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Jesus' burial tomb revealed for the first time in centuries

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In a video, archeologists explore a tomb believed to be that of Jesus. Screen grab via National Geographic In a video, archeologists explore a tomb believed to be that of Jesus. Screen grab via National Geographic

JERUSALEM — A research team partnered with the National Geographic Society reached the original limestone burial bed of Jesus Oct. 28. The event came hours before resealing the tomb many believe to have contained his body. 

The inspection by a team from the National Technical University of Athens breached a marble cladding over the bed two nights earlier. Underneath, a fill layer covered a marble slab with a cross carved into its surface. Therefore, since 1555 the cladding had served as a protective barrier from the limestone shelf underneath. This prevented religious pilgrims from chipping away bits of the bed as souvenirs. 

An 18th century Edicule consisting of two chambers encloses the tomb. One chamber holds The Angel's Stone, believed to be a fragment of the stone used to seal the tomb. The other contains the tomb itself. 

The Edicule resides in the Rotunda, a large circular hall. The Rotunda lies inside the Church of the Holy Sepulcher, one of the most holy sites in the world.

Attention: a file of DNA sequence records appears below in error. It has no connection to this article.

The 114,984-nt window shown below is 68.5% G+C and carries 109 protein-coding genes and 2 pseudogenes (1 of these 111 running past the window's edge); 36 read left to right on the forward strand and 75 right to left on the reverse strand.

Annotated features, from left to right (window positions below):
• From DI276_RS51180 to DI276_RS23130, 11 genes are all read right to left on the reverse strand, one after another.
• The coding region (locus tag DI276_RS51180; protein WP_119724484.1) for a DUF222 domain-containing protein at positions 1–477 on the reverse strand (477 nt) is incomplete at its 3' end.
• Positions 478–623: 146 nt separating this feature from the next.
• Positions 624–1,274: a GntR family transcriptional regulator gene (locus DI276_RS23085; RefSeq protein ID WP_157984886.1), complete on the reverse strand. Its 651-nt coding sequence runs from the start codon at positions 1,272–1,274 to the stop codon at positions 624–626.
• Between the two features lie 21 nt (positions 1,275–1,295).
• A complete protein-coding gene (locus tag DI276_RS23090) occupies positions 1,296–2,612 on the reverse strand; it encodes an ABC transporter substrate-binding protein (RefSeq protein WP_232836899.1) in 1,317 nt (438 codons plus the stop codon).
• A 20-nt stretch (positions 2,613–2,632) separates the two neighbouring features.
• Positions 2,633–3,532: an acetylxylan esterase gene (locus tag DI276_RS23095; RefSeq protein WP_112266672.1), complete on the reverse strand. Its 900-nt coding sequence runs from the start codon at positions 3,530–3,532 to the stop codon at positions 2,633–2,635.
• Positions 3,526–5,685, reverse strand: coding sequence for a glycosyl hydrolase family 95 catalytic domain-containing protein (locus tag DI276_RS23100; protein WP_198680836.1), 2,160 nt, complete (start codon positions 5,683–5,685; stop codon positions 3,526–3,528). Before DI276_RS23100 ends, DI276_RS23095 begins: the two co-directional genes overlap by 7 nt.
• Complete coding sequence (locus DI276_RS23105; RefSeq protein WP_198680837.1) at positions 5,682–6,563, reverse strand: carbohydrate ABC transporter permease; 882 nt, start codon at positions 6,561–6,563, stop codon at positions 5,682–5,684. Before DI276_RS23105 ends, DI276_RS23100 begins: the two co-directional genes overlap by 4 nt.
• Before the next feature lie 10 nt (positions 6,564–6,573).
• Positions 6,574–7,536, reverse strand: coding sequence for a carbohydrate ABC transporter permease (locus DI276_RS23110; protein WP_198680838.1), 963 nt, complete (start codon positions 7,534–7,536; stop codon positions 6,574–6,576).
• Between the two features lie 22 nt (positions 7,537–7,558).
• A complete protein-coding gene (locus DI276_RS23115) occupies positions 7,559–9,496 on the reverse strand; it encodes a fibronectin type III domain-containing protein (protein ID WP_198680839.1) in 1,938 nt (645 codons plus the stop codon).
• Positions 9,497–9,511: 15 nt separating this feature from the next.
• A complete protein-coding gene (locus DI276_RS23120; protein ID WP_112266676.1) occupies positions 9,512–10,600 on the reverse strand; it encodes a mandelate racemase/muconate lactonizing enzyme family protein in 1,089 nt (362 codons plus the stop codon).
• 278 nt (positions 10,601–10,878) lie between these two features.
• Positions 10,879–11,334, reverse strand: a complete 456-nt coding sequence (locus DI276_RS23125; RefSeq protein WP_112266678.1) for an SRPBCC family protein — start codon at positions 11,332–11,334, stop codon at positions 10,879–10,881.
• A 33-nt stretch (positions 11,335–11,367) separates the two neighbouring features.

Is it really Jesus' tomb?

Antonia Moropoulou, Chief Scientific Supervisor Professor, directs the conservation and restoration of the Edicule.  "This is the Holy Rock that has been revered for centuries, but only now can be actually seen," he said. 

While 100 percent certainty can't be claimed on this being the burial place of Christ, scientists express a high probability. The gospels say Joseph of Arimathea, a rich man, placed Jesus' body into a limestone cave with a shelf for the body hewn into the wall. Such tombs exist in the thousands around Jerusalem. One in particular, The Garden Tomb, is visited regularly by tourists and Christians visiting the Holy Land.

Approximately 300 years after Jesus' crucifixion officials of the Roman Emperor Constantine arrived looking for the tomb. Consequently, locals pointed them in the direction of a temple built two centuries earlier by another Roman emperor, Hadrian. The temple, sources note, served as a sign of Roman dominance with its location over a site revered by Christians.

Representing Rome's first emperor to convert to Christianity, Constantine's representatives ordered Hadrain's temple destroyed. In turn, they built the Church of the Holy Sepulchre, Christianity's holiest site.

crucifixion, history, Jerusalem, Jesus, National Geographic, resurrection

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